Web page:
A former boss of Scottish Development International (SDI) has been out and about visiting fish farms in her first few days as the Scottish Salmon Producers’ Organisation (SSPO) ’s new chairman.
Anne MacColl, SDI’s chief executive between 2010 and 2015, wasted no time in getting to grips with the complexities of salmon farming by touring sites in Shetland.
She has taken over the SSPO chairman’s role from Phil Thomas, a former chief executive of the Scottish Agricultural College, who decided to step down after eight years.
Ms MacColl said: “During my years at SDI I was always aware that salmon and whisky are iconic products which instantly suggest Scotland and its high quality products, whether you are in the Far East, Europe or America.
“My recent work with Stirling University, which includes the Institute of Aquaculture, gave me great insights into the industry and its highly specialised operations.
“When the opportunity arose to become chair of the SSPO, which has helped farmed salmon become Scotland’s number one food export, I was delighted to become involved.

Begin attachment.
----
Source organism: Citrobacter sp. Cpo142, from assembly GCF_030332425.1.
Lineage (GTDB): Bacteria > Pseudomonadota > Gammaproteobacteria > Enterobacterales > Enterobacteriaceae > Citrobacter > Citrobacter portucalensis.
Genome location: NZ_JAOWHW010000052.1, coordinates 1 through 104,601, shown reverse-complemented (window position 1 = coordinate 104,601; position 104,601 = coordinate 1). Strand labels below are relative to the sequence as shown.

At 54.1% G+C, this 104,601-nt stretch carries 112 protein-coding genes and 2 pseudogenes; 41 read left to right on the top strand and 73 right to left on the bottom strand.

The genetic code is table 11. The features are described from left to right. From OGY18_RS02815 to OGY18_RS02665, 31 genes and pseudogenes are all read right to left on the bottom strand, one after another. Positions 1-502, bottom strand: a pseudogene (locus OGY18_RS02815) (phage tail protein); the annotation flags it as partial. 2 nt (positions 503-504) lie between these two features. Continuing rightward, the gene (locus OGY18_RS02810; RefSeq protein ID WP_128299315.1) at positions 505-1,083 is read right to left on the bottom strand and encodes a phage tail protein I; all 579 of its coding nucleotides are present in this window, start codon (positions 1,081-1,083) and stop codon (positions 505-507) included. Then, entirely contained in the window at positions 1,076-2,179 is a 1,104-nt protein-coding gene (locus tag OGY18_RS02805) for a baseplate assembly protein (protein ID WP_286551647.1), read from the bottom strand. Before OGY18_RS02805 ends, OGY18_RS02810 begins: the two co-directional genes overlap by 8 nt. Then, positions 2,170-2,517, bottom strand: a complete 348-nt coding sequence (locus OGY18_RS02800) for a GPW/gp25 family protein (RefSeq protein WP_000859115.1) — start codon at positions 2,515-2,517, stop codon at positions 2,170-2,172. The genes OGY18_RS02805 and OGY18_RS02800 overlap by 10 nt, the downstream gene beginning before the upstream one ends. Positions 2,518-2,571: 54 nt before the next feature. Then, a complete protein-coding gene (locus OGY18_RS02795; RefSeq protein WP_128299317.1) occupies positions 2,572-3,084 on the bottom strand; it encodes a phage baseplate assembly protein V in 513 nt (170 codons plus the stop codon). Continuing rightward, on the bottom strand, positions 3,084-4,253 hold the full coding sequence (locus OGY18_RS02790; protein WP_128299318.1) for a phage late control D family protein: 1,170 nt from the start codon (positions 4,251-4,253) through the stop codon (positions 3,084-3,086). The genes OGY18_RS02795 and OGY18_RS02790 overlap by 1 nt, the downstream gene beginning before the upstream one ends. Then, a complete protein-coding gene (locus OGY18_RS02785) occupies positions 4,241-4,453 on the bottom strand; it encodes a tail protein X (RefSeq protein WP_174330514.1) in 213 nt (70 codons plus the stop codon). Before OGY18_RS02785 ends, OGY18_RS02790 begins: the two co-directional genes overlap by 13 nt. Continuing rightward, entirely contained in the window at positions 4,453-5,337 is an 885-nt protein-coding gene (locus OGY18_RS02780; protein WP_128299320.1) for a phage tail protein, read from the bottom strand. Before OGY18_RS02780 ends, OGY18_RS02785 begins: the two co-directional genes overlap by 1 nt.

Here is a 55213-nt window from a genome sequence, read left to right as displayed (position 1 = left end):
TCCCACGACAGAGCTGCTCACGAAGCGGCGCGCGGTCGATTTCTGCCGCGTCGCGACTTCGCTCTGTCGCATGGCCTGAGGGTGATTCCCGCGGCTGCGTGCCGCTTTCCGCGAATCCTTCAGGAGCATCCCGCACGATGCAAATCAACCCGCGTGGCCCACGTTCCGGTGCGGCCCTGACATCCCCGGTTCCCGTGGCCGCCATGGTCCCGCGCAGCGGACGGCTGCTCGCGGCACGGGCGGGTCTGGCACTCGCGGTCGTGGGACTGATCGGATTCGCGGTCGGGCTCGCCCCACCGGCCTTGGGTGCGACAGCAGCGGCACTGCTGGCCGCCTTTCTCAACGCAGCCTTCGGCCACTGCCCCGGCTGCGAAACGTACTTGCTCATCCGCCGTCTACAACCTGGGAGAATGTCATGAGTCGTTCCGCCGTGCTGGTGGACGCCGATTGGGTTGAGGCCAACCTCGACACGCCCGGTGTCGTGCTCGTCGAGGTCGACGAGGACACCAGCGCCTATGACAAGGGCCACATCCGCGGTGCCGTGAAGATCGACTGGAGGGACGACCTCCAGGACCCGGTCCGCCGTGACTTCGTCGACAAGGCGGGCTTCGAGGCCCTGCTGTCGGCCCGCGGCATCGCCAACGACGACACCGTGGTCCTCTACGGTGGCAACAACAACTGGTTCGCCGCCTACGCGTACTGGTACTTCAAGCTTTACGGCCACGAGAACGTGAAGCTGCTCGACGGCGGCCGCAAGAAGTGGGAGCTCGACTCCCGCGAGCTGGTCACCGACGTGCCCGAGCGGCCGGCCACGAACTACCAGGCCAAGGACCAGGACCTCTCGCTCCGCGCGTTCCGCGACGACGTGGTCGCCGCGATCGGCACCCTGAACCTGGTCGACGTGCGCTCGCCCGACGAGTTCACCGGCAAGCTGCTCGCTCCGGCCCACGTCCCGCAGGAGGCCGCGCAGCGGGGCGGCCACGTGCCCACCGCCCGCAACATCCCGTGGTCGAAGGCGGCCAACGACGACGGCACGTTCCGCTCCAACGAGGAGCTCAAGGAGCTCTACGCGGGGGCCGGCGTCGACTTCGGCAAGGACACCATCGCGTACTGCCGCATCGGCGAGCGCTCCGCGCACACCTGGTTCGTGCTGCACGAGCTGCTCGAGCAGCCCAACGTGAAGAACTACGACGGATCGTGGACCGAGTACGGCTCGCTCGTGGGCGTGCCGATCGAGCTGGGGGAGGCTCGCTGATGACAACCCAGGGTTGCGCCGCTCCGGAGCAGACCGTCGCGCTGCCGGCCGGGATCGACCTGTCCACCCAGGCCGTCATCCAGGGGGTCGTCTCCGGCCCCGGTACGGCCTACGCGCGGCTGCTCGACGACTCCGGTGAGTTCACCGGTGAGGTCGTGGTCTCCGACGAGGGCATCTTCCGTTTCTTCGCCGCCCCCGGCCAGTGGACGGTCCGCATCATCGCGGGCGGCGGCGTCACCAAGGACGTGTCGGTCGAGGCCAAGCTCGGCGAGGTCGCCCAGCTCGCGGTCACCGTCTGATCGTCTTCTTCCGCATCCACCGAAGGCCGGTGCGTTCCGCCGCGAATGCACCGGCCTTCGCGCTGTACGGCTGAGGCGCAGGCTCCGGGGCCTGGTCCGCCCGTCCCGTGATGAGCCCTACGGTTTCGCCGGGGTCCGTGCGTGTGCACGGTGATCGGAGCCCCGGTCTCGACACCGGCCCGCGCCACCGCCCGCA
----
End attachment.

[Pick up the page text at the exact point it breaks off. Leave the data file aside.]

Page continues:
“I hope I can bring some of my international trade and investment experience to further the industry’s development.”
SSPO plays a key role in representing salmon farming on political, regulatory, media and technical issues in the UK and internationally.
As well as experience gleaned from SDI, which helps Scottish trade overseas and attracts inward investment, the group’s new chairman brings knowledge gained as an associate director with Stirling University’s research and enterprise team.
SSPO chief executive Scott Landsburgh said: “She has been a champion of Scottish farmed salmon for many years and recognises salmon farming as one of Scotland’s strategic industries.
“I’m sure that she will bring much useful experience to the industry as it continues to drive exports, employment and its local and national economic success.”
It is estimated the Scottish salmon farming industry is worth £700million a year, based on farm gate value, and directly employs more than 2,200 people.